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Accessing life, and living, with OCD

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This year is a big one for me. It’s a year of returning to full time work, a year of making plans and a year of moving forward. They don’t sound like massive statements, but back at the beginning of 2017 these are things I could barely dream about.

Why? At the end of 2016 life seem to be going all too well. I was happily married to my wonderful wife, my amazing second child was brought into the world and I was starting at the beginning of a “dream” career. With all of this in mind, why did I have any reason to be unhappy?

Then it struck. In late December 2016 my OCD hit me in a big way …

I went from being happy, confident and loving life (with my OCD only bubbling away at a low level) to having dread, panic and depression take over my life. It hit me like a ton of bricks. I have had bad patches of OCD in the past, but this was relentless and I couldn’t see a way out.

Doctors tried me on various concoctions of medication. I tried low-level counselling too. Neither of these things helped or made me feel better. I needed to do something. I needed change.

I spent time researching and reading books, and eventually found a clinical psychologist who specialised in OCD. I made the painstaking trip to London to visit them, alongside my wife (I couldn’t have managed without her). After an initial chat I really felt that this was going to be a step in the right direction.

Soon afterwards we arranged regular Skype appointments and I started, slowly, to feel better. Eventually, instead of avoiding every bit of tough advice I was given, I decided to actually adopt the right techniques, to embrace the fear and move forward.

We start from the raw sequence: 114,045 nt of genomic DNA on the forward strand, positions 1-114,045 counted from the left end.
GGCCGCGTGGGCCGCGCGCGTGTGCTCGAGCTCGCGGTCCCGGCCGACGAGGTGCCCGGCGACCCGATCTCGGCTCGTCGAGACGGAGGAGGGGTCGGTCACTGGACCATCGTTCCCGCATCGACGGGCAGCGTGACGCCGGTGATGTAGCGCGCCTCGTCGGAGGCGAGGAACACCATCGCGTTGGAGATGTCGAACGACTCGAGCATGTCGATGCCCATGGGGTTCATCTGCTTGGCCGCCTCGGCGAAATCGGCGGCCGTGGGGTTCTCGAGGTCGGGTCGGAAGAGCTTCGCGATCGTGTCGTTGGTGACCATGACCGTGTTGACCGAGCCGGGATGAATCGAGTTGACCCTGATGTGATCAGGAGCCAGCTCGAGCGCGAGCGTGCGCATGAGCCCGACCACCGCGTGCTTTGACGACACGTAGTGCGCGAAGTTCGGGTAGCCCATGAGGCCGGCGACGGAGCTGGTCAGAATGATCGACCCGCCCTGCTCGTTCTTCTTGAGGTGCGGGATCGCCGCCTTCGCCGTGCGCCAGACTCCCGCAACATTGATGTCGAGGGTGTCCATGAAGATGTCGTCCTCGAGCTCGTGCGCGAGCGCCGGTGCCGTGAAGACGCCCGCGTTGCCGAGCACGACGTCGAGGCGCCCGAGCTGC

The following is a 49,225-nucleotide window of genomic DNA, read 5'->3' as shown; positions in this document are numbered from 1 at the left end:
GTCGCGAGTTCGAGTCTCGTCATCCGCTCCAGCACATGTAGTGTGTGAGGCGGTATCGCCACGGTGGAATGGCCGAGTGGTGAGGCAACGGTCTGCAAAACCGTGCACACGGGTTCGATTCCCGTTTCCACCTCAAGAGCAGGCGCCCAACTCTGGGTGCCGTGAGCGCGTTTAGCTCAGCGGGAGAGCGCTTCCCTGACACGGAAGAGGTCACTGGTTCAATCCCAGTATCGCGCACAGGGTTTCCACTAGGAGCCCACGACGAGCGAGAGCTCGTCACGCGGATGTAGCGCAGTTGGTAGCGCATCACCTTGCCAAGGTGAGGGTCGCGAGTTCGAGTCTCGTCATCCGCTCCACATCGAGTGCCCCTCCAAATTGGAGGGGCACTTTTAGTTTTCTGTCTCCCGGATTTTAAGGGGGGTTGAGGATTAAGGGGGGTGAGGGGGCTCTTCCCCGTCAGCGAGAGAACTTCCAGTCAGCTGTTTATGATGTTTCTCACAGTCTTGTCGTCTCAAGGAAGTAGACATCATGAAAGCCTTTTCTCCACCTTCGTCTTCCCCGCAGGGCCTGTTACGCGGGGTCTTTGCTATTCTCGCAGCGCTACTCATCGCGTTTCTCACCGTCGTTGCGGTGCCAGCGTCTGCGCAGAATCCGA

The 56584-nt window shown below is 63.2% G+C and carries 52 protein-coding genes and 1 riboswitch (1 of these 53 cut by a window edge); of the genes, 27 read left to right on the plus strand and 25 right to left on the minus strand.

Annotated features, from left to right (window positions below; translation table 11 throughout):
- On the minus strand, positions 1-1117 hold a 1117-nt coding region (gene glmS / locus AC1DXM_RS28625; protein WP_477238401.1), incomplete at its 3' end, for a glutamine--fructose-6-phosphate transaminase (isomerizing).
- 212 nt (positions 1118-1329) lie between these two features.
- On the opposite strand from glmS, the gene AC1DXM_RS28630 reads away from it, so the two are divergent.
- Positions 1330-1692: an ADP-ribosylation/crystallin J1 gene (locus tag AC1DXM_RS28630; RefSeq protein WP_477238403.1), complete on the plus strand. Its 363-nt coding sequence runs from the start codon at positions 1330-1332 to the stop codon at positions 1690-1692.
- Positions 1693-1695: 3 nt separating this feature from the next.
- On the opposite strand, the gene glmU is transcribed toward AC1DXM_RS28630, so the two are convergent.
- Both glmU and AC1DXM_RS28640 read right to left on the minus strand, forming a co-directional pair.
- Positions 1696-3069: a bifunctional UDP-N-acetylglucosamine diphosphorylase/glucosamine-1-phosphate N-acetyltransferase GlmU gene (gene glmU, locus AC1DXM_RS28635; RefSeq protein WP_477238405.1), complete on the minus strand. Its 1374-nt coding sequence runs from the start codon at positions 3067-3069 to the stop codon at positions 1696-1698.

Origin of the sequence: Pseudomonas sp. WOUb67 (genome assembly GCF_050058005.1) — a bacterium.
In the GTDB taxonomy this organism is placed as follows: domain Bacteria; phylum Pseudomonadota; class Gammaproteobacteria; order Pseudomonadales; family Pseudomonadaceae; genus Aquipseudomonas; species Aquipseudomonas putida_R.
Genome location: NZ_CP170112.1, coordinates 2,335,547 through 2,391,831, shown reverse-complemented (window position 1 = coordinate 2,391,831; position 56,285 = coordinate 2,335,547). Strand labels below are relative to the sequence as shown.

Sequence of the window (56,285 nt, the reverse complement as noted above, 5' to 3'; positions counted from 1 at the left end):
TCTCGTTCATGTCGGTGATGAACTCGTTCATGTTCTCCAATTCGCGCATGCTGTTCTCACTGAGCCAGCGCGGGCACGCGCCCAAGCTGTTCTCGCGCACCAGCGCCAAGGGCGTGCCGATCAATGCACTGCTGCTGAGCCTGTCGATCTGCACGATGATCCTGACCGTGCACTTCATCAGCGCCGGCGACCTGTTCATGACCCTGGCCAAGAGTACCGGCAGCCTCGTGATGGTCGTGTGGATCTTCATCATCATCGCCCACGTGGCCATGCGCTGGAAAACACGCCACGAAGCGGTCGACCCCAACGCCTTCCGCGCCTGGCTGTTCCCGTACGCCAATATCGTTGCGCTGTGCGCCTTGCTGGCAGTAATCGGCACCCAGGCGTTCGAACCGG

I also managed to speak with my psychiatrist and find a suitable medication. Slowly, piece by piece, I was pulling my life back together.

As my I continued to progress, I decided to start volunteering. I came across The Shaw Mind Foundation, who were based not too far away from me. I started working two days a week, which helped give me some routine back. And then, in December 2017, The Shaw Mind Foundation took me on as their Community Fundraising & Volunteer Manager – a completely different role from the one I had back in 2016, but a role that could work with my mental health and help make a difference.

I have now been in post almost a month. I still have a lot to learn and many challenges and hurdles to jump over along the way, but it’s all falling into place. My wife and I are planning for the future and thinking about holidays and the year ahead. These are all things I couldn’t have imagined at the start of last year.

My final word of advice is that time heals. Every day gets a little easier with the right support around me. Yes, I still have bad days, but I bounce back a lot quicker than before.

Talk as much as you can. It helps to talk. I appreciate how lucky I am to have a supportive wife and parents, but if you are feeling low, please find someone to share your feelings with. It could change your life.

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